Ask any traveler what they enjoy about setting out from home for new destinations, and they’re likely to say something about what a freeing experience it is. Whether we call it broadening our horizons, getting out of our comfort zones, escaping the norm, or exploring new perspectives, it’s all the same. Fundamentally, we’re speaking of a deliberate choice to expose ourselves to the world — with the assumption that we can return from it. We have agency in these situations, which makes travel so refreshing and life-affirming. It reminds us that we are in control of our own narratives.

After all, much of what allows us to grow when we travel is not the comforts, but the adversity that we face in the form of language barriers, culture shock, and unfamiliar territory. We choose to put ourselves in situations where we lack total control in order to feel more in control once we’ve reoriented ourselves, and gotten to the positives.

In honor of World Refugee Day, remember that for millions of people worldwide, going home is not an option. We think of traveling as spreading our wings, but before we ever take this step, we must appreciate the forces that enable us to feel safe and valued away from home. The freedom that we associate with traveling is unique, but there is no reason that the worldview our travels promote should be limited to adventures and stories. Individuals undertake journeys, but travel is not about individuals: travel is about seeing the world as a holistic and closely knit community that is greater than the sum of its parts because it protects those parts.

Think of all of the times you’ve traveled, and the hospitality people have paid you for no reason other than that they felt a kindred responsibility to do so. Why should we not feel even more of a responsibility to provide for people who arrive in our communities against their will, without the option of returning home? For refugees, the adversity and uncertainty of travel that we appreciate for its ability to mold us in doses and on our terms are never-ending, and compounded by the fact that people treat them as “others” who are responsible for their circumstances. It is an immense privilege to experience growth and positive personal change through wandering. But to associate those processes only with grand tours of foreign countries is to overlook that privilege, one that is denied to so many people.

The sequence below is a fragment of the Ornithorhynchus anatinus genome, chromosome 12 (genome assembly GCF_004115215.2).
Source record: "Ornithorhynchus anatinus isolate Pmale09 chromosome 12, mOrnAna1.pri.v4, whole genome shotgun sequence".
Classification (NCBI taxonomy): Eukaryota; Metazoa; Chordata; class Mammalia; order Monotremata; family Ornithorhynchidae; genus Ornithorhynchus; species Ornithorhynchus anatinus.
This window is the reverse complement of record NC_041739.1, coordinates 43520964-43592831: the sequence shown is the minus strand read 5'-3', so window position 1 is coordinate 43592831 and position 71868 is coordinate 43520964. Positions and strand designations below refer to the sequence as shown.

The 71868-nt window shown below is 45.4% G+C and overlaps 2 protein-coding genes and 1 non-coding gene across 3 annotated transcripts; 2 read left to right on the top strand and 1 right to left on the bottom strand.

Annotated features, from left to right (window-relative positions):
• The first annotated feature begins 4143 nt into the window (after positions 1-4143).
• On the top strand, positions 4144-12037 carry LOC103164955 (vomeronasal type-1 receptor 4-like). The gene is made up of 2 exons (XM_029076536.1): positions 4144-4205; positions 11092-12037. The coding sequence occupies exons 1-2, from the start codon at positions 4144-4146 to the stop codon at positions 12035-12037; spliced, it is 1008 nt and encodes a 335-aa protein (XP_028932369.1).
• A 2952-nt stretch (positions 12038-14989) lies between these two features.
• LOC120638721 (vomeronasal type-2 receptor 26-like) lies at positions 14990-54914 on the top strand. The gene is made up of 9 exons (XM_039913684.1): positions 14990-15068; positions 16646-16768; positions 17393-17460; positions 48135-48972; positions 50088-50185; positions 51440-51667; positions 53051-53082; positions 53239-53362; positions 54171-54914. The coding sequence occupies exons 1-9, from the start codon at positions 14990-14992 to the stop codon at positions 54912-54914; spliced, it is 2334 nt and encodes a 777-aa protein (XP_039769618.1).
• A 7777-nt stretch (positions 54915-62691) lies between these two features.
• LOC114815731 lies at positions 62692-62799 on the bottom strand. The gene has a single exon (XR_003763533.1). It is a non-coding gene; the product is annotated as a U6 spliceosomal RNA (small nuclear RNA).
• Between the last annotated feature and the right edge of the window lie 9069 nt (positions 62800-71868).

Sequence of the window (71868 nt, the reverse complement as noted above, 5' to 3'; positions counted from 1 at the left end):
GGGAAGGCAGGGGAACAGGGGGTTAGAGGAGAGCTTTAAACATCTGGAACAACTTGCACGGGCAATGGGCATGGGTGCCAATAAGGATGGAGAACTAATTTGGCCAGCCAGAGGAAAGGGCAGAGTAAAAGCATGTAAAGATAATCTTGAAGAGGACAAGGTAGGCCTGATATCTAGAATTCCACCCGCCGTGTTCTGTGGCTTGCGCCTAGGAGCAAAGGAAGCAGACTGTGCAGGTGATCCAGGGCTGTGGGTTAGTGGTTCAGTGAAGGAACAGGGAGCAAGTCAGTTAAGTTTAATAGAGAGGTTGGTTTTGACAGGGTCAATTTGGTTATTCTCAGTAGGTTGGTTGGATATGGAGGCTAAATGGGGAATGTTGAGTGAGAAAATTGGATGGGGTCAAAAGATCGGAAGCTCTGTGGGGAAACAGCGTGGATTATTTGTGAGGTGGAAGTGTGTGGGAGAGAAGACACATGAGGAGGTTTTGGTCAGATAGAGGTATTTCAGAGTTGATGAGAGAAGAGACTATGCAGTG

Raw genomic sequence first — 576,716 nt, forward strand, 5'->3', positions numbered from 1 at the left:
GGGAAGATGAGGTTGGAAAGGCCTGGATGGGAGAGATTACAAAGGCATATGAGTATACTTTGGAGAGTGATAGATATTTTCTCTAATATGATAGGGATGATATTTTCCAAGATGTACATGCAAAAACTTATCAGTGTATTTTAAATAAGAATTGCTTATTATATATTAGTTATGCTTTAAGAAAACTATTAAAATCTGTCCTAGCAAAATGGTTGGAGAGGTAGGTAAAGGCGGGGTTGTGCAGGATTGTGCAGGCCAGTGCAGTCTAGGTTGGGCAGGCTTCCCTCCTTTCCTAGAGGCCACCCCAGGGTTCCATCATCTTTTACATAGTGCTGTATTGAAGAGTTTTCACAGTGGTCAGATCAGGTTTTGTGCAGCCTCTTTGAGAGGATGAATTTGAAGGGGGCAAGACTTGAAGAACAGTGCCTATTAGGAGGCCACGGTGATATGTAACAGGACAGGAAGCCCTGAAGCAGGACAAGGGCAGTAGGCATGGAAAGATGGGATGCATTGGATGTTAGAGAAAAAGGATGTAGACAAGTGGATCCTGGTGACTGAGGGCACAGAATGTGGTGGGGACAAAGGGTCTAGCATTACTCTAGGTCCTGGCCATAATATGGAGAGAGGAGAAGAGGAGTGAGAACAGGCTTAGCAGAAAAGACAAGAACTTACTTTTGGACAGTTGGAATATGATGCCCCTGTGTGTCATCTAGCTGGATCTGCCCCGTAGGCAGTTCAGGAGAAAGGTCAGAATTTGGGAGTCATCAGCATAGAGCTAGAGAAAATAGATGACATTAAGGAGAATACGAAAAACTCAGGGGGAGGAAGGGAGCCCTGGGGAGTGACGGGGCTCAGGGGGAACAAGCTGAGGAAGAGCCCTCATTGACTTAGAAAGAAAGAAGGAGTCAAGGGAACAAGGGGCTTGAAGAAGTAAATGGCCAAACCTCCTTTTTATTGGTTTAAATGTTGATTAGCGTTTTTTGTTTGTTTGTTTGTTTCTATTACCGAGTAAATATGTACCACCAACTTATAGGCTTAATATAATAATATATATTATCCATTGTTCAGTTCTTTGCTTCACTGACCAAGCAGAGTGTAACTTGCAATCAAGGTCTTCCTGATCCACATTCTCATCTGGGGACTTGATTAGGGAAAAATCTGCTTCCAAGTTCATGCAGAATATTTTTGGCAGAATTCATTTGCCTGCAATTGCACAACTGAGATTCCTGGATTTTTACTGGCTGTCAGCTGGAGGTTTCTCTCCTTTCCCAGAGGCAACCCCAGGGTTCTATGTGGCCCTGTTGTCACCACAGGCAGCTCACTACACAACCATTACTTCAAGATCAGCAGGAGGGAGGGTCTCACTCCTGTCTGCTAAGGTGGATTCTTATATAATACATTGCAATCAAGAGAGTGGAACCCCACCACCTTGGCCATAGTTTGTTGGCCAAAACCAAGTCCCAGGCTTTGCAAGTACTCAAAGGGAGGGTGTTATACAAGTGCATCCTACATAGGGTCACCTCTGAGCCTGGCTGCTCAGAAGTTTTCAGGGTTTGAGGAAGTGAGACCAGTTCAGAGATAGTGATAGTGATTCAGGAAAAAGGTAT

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This isn’t to say that we shouldn’t travel, or that we should feel guilty for exercising our freedom to do so. We simply ought to be more conscious that with these freedoms comes a responsibility to use them deliberately in all walks of life — not selectively, and not selfishly. Freedom to enjoy personal security in the world and the hospitality of foreign strangers is something we can repay in turn unto others, whether they are in our neighborhoods or thousands of miles away. Moreover, we should be mindful and appreciative of our comforts at home when we are there, not just when traveling.

Finally, we should travel for more than that feeling of escape and look beyond what a place is able to offer us. We must be ready to embrace the struggles of the places we visit, and plan our journeys on the basis of what we can offer there, without expecting anything in return.

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Both governmental and non-governmental organizations across the world are redoubling their efforts to cope with the ongoing refugee crisis, and they need your help. If you have language skills, search for opportunities in a city near you to work as an interpreter — in the United States, The Young Center is always in need of volunteer communicators at its various locations. Organizations such as the Refugee Empowerment Program also have opportunities for individuals to gain ESL (English as a second language) teaching experience.

In general, additional helping hands and resources, in the form of labor or donations, will aid these groups in their mission to improve the quality of life for displaced people. It is only by working together that we can create a supportive environment for all members of our global community.

Header image by Eddie Stigson

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Joseph Ozment
Originally from Tennessee, Joseph Ozment is a writer and musician whose relationship with travel was shaped by growing up between the Southern U.S., Wales, and Hong Kong. So far, he's written for a newspaper in Russia, released a handful of home recordings, and started a novel (with plans for more, someday). When he's not busy running country roads or cheering on Liverpool FC, he's most likely making the next cup of coffee, or plans for the next trip.